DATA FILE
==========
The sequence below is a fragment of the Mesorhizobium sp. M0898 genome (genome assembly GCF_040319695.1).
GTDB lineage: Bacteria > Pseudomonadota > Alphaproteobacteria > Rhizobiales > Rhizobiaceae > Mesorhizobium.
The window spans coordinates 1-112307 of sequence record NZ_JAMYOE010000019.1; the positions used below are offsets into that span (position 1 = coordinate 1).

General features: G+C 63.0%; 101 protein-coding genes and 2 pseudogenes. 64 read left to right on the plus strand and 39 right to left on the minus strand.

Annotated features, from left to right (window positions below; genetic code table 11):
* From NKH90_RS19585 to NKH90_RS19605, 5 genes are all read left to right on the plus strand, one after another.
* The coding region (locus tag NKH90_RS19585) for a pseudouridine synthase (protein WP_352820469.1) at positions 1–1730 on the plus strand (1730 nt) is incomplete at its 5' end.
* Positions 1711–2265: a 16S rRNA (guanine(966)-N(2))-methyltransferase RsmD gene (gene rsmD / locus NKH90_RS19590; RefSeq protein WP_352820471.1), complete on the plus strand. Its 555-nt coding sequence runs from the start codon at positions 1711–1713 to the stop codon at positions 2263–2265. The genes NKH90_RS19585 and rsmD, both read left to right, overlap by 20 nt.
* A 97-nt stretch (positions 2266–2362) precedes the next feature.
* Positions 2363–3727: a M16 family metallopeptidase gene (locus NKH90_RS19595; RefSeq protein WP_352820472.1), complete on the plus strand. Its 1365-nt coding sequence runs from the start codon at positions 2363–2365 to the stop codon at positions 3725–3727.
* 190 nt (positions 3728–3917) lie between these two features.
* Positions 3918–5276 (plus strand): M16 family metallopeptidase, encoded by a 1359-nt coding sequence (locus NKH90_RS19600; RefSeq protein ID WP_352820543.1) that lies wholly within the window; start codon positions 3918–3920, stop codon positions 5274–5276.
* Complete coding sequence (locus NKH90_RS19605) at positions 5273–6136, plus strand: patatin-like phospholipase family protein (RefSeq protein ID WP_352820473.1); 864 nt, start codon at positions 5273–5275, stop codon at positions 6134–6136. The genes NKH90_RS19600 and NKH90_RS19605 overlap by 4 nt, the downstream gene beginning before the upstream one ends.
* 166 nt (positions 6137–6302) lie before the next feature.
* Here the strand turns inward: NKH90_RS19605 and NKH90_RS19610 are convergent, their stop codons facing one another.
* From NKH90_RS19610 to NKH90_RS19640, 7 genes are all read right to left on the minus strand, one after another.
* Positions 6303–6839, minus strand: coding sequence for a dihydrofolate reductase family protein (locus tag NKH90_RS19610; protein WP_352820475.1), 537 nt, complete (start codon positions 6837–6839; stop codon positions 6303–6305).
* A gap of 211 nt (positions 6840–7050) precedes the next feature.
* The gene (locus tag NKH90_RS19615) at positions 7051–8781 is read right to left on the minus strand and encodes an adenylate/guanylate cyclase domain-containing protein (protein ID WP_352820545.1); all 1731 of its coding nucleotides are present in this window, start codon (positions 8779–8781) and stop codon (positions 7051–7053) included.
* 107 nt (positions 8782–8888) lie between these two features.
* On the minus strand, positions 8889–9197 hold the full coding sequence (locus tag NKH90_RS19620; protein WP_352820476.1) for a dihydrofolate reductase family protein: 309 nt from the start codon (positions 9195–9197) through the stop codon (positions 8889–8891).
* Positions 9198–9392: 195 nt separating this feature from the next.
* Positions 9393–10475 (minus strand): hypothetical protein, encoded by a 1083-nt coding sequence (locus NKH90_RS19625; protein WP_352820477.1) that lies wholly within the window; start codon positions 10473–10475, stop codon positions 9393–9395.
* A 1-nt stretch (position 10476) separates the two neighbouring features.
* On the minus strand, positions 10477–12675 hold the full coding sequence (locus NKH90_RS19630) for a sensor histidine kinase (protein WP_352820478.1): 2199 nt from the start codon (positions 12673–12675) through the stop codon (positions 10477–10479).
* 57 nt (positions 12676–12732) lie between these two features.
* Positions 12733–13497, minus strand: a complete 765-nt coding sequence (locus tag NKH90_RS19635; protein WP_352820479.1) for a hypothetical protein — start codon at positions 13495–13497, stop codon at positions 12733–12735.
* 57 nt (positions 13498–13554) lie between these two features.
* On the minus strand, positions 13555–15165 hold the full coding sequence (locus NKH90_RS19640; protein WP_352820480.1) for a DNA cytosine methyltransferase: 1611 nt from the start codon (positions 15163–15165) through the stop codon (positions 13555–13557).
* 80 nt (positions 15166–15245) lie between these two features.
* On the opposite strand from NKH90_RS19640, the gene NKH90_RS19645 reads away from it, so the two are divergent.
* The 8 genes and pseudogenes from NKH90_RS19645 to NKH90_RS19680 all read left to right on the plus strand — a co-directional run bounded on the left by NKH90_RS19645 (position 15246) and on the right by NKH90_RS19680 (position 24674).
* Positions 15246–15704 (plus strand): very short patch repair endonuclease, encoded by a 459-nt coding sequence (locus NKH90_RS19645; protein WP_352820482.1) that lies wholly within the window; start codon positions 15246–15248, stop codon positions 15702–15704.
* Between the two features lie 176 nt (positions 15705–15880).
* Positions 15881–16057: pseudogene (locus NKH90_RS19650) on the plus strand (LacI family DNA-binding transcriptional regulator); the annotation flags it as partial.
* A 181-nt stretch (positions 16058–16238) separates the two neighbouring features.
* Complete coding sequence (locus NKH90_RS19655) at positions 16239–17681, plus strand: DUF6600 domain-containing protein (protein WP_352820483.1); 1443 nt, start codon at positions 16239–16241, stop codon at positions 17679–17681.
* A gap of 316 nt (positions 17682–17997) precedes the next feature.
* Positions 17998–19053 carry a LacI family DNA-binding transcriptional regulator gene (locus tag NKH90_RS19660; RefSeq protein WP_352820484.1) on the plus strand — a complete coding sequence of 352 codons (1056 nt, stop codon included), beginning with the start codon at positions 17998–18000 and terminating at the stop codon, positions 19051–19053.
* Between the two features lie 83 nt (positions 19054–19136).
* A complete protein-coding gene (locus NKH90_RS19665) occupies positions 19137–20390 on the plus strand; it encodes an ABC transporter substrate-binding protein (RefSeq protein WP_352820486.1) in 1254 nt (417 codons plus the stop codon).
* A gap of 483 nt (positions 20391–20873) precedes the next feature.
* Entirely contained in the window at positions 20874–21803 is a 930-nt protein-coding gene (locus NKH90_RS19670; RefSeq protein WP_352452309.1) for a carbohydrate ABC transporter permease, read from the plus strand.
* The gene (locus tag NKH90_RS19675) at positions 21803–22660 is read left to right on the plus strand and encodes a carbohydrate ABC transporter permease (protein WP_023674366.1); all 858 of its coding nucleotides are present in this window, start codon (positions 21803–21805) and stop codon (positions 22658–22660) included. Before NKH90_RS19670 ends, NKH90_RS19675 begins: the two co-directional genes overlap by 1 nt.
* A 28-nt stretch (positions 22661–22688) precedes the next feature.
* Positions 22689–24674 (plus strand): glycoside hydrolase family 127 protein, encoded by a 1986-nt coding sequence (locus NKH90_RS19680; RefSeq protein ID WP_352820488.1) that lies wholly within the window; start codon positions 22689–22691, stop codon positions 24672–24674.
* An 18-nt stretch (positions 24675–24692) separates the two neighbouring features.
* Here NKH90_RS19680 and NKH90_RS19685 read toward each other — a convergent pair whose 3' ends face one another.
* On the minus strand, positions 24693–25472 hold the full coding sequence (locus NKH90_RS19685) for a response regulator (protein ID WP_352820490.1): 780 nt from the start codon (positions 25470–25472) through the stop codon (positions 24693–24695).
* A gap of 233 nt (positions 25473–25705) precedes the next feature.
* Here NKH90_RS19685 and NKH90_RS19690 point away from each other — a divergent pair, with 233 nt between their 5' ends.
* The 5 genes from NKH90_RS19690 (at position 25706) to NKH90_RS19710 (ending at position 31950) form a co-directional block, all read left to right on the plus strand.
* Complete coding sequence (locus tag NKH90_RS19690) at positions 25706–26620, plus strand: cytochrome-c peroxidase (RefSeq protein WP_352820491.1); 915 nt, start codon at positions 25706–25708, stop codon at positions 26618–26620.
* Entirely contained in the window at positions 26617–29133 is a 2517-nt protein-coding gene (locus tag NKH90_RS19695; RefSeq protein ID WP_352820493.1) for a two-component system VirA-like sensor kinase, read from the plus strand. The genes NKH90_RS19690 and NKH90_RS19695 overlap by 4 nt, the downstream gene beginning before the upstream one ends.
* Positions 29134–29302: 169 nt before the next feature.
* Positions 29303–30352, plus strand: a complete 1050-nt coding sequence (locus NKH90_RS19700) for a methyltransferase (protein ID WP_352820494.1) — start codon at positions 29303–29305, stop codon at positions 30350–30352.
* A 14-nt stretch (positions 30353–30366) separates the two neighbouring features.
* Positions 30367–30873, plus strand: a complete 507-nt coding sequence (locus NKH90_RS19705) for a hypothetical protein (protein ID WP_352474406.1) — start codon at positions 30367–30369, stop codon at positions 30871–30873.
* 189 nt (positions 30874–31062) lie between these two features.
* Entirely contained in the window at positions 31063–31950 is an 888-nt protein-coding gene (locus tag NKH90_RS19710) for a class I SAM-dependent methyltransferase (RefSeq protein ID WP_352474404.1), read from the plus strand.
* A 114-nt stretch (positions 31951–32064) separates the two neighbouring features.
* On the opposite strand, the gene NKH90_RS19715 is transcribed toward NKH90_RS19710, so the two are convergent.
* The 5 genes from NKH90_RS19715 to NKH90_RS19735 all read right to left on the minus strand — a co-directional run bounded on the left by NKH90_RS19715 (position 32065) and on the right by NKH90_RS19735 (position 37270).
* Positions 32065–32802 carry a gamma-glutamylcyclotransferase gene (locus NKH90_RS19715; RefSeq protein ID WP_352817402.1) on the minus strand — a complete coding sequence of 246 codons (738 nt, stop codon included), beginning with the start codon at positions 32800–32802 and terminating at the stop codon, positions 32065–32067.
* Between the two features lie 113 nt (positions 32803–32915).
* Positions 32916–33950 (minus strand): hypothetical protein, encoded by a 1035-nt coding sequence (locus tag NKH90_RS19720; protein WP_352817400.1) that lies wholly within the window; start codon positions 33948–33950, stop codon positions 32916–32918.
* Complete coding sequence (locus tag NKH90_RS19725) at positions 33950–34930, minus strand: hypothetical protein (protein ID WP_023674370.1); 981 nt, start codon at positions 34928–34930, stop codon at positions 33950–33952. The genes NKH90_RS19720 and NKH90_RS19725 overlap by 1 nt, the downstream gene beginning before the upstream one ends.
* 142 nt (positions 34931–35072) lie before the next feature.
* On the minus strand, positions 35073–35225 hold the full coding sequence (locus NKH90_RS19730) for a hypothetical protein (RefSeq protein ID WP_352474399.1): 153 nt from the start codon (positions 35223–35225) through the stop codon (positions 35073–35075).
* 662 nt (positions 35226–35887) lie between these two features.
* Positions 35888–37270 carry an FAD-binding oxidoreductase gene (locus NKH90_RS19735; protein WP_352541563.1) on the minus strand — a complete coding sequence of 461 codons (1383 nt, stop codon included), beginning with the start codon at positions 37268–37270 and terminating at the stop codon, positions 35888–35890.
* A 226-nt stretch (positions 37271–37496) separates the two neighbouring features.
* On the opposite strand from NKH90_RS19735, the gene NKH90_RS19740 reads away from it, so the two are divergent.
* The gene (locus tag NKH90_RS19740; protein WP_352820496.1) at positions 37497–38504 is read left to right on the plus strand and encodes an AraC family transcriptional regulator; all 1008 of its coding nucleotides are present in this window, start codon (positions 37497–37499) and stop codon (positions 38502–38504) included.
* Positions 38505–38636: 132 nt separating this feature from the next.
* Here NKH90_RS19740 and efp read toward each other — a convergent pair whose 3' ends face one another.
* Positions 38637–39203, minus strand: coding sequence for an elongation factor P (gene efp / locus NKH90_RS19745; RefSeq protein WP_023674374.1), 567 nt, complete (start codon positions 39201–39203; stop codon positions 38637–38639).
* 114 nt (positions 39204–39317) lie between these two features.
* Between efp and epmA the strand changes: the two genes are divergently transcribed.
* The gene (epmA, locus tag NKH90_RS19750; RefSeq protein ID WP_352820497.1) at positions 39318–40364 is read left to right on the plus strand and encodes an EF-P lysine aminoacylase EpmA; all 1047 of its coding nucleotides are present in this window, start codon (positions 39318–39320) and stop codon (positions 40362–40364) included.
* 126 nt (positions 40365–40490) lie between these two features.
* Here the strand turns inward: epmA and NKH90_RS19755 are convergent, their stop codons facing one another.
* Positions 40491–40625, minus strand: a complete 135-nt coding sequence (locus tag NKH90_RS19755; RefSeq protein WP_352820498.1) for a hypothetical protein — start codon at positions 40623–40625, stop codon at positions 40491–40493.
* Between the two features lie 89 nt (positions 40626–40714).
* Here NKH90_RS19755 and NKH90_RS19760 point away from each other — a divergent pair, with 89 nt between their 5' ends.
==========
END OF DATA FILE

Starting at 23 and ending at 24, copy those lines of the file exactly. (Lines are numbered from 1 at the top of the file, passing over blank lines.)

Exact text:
* Positions 9393–10475 (minus strand): hypothetical protein, encoded by a 1083-nt coding sequence (locus NKH90_RS19625; protein WP_352820477.1) that lies wholly within the window; start codon positions 10473–10475, stop codon positions 9393–9395.
* A 1-nt stretch (position 10476) separates the two neighbouring features.